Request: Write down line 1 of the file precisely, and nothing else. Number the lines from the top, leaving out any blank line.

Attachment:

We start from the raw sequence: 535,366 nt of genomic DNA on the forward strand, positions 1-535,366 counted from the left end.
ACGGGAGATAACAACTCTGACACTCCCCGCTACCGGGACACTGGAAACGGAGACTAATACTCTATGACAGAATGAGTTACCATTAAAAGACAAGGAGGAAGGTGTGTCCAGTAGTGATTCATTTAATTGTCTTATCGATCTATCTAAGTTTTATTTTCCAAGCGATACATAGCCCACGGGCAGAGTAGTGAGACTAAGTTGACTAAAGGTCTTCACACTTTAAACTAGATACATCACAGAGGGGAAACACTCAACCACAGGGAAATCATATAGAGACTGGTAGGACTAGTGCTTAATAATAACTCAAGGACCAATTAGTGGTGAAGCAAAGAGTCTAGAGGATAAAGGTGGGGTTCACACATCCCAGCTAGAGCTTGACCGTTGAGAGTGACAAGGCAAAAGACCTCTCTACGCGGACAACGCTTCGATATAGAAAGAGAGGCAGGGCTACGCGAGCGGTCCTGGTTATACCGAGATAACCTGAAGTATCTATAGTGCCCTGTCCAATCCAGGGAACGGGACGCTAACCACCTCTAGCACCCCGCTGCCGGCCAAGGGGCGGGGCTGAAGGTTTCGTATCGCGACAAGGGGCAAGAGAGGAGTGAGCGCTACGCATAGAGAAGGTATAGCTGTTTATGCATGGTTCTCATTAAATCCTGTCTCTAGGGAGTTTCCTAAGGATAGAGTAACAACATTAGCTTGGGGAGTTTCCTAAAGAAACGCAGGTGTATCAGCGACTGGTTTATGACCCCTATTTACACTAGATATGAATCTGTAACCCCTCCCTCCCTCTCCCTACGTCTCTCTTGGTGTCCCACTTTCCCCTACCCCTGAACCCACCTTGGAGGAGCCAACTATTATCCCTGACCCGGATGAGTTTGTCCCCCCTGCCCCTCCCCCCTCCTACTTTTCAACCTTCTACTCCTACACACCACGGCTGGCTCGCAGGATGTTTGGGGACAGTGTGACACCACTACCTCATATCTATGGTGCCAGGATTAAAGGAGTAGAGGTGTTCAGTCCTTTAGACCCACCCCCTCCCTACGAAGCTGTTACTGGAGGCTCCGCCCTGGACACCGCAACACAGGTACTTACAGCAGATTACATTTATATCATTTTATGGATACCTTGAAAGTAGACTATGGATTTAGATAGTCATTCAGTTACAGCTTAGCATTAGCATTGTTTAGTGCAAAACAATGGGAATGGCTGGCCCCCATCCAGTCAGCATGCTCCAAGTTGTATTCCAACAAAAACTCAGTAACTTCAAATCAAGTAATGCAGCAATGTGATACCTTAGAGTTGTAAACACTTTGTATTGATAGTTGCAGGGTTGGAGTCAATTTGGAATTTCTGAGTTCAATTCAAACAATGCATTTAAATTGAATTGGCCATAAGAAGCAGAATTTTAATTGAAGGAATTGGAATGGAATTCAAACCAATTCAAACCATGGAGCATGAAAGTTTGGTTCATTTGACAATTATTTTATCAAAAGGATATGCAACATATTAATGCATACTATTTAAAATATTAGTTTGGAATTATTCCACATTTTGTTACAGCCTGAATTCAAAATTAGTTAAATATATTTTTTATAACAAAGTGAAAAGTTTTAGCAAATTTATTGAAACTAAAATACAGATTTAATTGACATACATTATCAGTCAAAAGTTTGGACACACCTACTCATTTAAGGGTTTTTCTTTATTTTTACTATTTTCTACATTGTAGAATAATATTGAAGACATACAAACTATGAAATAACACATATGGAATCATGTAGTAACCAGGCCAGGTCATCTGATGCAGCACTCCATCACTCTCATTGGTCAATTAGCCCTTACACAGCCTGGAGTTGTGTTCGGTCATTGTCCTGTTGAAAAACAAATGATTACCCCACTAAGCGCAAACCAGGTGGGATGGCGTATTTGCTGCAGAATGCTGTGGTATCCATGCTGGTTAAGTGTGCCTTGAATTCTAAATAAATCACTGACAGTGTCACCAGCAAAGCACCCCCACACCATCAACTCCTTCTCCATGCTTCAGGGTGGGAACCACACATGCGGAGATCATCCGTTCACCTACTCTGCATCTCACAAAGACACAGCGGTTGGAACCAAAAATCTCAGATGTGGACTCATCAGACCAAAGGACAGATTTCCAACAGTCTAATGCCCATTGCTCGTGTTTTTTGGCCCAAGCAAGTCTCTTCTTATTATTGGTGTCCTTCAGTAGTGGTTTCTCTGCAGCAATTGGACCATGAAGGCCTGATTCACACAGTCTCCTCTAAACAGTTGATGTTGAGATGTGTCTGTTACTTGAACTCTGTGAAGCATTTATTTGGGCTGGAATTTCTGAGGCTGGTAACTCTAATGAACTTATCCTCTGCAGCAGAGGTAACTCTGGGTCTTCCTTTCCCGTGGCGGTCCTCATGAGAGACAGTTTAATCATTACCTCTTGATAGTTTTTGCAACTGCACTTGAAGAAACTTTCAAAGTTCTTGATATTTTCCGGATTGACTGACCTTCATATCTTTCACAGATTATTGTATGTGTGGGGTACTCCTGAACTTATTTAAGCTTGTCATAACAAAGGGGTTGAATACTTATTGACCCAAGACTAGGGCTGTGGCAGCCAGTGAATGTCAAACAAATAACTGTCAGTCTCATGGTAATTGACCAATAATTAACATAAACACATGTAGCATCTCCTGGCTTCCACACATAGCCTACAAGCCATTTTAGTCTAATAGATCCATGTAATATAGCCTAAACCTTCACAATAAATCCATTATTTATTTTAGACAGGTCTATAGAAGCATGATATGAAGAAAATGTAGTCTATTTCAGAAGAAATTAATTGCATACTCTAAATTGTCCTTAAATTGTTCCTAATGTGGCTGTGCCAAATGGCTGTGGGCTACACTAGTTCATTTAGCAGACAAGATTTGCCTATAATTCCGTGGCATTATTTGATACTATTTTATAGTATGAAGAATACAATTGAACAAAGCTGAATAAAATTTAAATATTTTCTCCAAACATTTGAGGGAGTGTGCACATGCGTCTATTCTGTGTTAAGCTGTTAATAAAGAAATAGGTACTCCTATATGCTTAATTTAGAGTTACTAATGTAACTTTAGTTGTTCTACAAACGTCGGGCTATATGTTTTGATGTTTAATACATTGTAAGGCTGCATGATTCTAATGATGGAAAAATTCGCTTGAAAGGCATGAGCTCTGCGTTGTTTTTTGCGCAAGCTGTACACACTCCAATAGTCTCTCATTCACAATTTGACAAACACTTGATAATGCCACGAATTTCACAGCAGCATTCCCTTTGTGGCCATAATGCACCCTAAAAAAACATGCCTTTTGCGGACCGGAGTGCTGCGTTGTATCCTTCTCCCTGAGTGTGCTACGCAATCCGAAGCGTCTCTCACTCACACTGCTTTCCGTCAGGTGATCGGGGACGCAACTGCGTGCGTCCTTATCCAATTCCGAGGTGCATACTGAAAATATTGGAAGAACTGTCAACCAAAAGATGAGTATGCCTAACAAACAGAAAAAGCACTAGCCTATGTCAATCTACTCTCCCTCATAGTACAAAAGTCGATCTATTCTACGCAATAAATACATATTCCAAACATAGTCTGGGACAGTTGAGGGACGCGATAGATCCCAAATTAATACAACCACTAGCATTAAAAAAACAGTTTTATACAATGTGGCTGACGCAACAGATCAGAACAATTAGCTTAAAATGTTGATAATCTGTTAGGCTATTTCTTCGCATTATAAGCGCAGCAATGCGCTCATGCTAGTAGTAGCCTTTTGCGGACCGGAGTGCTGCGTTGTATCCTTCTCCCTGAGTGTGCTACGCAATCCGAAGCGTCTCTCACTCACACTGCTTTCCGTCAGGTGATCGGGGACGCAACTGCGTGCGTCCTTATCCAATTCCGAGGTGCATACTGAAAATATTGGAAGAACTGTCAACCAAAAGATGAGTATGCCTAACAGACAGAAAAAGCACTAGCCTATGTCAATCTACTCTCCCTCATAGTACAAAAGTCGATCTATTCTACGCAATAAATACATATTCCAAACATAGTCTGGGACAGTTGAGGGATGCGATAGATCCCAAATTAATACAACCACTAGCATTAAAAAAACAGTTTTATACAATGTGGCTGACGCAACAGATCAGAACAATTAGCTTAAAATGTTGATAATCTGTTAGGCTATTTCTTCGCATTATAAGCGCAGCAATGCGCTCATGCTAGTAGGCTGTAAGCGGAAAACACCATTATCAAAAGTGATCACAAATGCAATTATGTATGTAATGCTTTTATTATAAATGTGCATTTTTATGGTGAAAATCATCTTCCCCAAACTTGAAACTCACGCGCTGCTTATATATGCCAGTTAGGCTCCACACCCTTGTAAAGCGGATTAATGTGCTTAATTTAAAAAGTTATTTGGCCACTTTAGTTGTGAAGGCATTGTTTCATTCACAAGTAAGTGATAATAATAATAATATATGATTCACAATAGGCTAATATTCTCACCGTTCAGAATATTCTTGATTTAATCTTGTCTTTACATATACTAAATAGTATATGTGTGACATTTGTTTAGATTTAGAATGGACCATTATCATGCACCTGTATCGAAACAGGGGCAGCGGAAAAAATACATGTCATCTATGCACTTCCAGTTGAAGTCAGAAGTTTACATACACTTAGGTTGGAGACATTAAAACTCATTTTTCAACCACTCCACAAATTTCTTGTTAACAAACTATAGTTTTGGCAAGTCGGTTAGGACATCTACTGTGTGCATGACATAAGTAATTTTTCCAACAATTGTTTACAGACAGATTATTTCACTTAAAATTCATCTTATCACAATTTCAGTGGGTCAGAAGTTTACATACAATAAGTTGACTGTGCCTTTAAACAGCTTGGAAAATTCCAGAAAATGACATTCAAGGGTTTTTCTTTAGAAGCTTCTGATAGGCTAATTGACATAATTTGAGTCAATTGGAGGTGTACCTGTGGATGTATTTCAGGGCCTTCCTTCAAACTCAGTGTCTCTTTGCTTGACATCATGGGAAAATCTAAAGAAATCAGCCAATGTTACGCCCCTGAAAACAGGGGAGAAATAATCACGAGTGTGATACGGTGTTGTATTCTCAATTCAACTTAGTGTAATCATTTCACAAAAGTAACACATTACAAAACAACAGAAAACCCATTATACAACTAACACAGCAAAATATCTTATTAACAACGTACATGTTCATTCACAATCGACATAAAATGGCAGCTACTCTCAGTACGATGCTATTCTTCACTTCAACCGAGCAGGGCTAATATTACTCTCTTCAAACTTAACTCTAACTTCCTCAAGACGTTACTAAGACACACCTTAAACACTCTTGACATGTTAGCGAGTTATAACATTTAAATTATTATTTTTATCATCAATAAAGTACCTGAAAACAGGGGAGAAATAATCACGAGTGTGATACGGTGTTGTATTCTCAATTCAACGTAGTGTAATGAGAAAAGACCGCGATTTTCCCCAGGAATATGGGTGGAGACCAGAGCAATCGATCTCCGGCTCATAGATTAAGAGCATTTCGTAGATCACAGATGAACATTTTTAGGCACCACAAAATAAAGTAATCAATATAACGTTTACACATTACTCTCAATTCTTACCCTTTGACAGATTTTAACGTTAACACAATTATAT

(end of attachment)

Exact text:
We start from the raw sequence: 535,366 nt of genomic DNA on the forward strand, positions 1-535,366 counted from the left end.